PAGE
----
Your body absorbs iron better if you have it along with food that contains vitamin C, like fruits and vegetables. Coffee, tea, and calcium can make you absorb less of it.

High blood pressure and high blood sugar cause the kidney damage that brings on anemia. If your doctor has prescribed you medication for either high blood pressure or high blood sugar, it’s important that you take it. A good diet and regular exercise also help.

October 7, 2016

Updated List of Published Resources

Since it is now over six years since I published this blog, I felt it was time for an update. I am a person with Type 2 Diabetes. Any advice that sounds good should be discussed first and always with your doctor.

I was diagnosed in October 2003 while in the hospital with angina problems. The last thirteen years have been a learning experience and have not been easy, but I have been learning.

The first thing I had to learn and accept was - it was not my fault. The second lesson took a lot longer - I cannot change the past - it is the past and I have to learn to live in the present. Painful, yes, and at times harder than a real job. This requires my attention seven days a week and does not allow for a vacation.

Several books, all in paperback, have influenced and made an impact on my life with diabetes. I would recommend for anyone diagnosed with type 2 diabetes to read them. As with any book written about diabetes, glean what is important to you. If you are like me, you will refer back to something you skimmed earlier when it becomes important to you.

First book: The First Year - Type 2 Diabetes, New York, Marlow & Company, 312 pages, by Gretchen Becker. I discovered this book within a month of diagnosis. It gave me information that I was not receiving from my doctor. Gretchen has type 2 diabetes and she gives the best definitions and reasons for controlling diabetes in non-technical language. Look for the Third Edition.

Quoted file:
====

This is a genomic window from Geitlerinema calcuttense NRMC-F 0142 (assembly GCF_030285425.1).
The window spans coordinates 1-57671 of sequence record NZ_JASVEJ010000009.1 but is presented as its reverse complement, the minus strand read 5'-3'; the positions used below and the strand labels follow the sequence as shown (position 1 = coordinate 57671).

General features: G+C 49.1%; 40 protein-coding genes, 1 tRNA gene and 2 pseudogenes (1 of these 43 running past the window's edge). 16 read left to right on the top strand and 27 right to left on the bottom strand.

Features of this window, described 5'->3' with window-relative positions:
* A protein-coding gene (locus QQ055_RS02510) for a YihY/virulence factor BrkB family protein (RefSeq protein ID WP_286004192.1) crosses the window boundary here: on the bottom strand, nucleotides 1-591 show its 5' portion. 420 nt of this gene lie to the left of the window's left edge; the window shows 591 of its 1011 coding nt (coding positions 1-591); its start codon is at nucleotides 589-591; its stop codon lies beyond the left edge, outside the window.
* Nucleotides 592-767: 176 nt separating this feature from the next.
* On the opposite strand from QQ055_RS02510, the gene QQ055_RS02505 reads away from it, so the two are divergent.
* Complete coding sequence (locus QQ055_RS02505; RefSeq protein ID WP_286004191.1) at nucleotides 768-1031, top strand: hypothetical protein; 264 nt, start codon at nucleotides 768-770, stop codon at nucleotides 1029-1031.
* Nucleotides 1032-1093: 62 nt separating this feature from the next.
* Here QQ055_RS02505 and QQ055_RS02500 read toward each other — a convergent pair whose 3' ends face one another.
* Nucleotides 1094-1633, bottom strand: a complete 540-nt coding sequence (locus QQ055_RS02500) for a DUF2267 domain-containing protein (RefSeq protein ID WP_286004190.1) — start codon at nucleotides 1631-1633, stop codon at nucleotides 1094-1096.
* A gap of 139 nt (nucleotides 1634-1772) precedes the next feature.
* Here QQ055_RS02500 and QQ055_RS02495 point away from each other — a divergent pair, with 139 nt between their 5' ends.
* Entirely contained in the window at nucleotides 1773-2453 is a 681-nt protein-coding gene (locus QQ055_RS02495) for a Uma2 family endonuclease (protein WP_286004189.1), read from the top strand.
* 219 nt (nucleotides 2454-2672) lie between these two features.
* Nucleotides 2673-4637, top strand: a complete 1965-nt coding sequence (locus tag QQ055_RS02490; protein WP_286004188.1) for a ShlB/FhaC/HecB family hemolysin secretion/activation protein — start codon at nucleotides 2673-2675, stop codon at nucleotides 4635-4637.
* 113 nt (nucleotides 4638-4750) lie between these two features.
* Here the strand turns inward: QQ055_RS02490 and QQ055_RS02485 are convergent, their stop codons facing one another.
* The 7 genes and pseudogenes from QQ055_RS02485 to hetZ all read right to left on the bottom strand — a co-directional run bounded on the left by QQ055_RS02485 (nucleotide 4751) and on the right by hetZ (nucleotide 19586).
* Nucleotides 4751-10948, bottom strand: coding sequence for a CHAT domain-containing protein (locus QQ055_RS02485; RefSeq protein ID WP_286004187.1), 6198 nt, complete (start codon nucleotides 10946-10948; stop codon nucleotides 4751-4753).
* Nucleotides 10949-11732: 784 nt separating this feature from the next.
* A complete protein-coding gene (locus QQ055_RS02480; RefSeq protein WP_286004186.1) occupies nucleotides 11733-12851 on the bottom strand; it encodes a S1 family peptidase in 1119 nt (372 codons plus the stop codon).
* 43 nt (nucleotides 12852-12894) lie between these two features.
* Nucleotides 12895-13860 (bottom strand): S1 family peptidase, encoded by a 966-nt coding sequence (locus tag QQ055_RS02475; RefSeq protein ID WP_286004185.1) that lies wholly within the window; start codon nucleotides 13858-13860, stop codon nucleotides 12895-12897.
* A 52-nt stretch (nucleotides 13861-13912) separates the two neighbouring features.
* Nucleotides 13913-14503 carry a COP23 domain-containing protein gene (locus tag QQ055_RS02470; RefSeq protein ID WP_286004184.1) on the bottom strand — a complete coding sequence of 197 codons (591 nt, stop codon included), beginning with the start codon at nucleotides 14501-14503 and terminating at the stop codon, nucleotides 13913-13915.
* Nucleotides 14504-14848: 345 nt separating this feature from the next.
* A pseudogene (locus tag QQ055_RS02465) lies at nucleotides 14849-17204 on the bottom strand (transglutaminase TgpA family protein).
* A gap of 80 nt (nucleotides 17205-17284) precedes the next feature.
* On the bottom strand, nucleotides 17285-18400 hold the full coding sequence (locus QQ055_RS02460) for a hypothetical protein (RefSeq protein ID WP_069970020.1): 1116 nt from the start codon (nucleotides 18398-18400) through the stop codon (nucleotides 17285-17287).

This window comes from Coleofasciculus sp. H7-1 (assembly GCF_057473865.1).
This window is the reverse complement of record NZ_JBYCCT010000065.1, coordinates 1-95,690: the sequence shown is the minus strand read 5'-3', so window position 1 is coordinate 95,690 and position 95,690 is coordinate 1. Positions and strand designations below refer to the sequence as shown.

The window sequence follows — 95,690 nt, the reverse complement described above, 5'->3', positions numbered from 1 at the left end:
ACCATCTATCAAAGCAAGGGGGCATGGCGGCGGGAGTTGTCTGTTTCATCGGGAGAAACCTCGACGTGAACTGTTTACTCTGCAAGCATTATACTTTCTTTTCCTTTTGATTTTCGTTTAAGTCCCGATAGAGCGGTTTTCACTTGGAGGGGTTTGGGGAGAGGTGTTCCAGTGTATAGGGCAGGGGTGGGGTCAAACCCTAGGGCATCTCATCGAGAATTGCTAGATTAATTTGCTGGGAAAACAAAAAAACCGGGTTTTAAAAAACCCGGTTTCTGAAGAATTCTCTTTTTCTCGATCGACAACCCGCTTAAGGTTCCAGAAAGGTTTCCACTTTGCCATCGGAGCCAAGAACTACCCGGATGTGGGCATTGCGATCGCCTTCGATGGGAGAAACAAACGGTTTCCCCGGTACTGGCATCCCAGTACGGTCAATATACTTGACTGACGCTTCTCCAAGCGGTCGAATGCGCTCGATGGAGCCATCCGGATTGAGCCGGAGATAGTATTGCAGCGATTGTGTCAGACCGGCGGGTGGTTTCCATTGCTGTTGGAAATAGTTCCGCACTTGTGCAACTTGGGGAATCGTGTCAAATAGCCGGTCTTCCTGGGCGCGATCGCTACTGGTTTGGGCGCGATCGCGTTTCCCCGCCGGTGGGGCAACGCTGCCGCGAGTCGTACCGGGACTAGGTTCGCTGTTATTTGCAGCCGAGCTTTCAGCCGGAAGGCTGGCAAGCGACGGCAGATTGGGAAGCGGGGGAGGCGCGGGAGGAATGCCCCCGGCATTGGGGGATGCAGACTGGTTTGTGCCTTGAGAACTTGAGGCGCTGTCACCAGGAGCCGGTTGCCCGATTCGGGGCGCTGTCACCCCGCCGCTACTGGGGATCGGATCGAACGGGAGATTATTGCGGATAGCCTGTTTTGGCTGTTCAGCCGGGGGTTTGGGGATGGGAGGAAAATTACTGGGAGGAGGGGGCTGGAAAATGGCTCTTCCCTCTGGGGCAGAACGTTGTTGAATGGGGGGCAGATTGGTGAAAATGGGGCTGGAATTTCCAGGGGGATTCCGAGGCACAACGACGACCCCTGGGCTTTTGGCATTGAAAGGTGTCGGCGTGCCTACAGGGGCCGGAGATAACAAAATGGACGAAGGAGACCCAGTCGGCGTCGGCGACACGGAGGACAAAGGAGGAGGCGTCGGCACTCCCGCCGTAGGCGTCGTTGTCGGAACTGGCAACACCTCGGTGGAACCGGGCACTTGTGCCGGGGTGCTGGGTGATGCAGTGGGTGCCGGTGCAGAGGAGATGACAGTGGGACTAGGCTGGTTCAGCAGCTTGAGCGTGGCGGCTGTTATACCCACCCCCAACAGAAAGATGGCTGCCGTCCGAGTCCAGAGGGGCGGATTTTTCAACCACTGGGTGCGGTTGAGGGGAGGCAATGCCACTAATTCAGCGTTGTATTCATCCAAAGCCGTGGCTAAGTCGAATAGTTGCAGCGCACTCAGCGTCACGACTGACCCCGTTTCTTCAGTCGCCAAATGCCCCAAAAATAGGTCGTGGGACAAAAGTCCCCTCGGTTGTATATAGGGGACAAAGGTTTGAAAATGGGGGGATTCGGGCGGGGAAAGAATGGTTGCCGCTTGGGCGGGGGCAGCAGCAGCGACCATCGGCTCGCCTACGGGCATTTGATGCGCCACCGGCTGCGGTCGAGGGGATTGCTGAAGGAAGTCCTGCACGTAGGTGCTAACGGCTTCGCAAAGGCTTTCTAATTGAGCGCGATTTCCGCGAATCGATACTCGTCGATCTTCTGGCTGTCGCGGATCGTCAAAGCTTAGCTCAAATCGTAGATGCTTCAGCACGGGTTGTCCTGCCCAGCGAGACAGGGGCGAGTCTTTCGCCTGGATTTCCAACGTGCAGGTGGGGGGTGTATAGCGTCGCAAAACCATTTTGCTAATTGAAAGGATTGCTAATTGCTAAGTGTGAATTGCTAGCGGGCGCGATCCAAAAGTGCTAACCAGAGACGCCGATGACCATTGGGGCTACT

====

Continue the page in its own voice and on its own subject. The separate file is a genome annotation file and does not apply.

Second book: Diabetes Type 2 Complete Food Guide Management Program, New York, Three Rivers Press, 350 pages, by Sherri Shafer. She is a RD, CDE and tackles health issues and food for the person with diabetes. While higher in carbohydrates than suits me, this book came to my rescue when I had my first severe hypoglycemia. It gave me the resources to deal effectively with it. It has been handy for hyperglycemia information as well.

Third book: Myths of a Diabetic Diet, American Diabetes Association, 238 pages, by Chalmers and Peterson. While this book is dated, it is a well written guide for preventing excesses in eating changes. This concept is important for people new to diabetes. Even though there is no diabetic diet in today's understanding of diabetes, this book is still good to read.

Fourth book: Reversing Diabetes, Warner Books, Inc., 435 pages, by Julian Whitaker. This is not a cure book. This is for people with type 2 diabetes who wish to stay off or get off medications. If you are insulin dependent like me, this may not be for you. It can be valuable for those who are not insulin dependent. I had hopes at one time, but it was not meant to be.

Fifth book: The New Glucose Revolution, New York, Marlow & Company, 349 pages, by Dr. Jenny Brand-Miller, et al. This book is a recent addition to my library and should be on everyone's read list. It gives an excellent explanation of the Glycemic Index and the Glycemic Load values of many foods. It is aimed toward those of us with diabetes, but those wanting to lose weight and be capable of keeping the pounds off will benefit from this book. With the latest news about the reliability of the glycemic index discussed here, please remember to use this as a guide and not as a glycemic bible.

Sixth book: Diabetes Solutions by Dr. Richard K. Bernstein I don't own this book yet, but I am fortunate to have it available for me to read. This book is valuable to people with type 2 diabetes that use insulin and I want my own copy soon.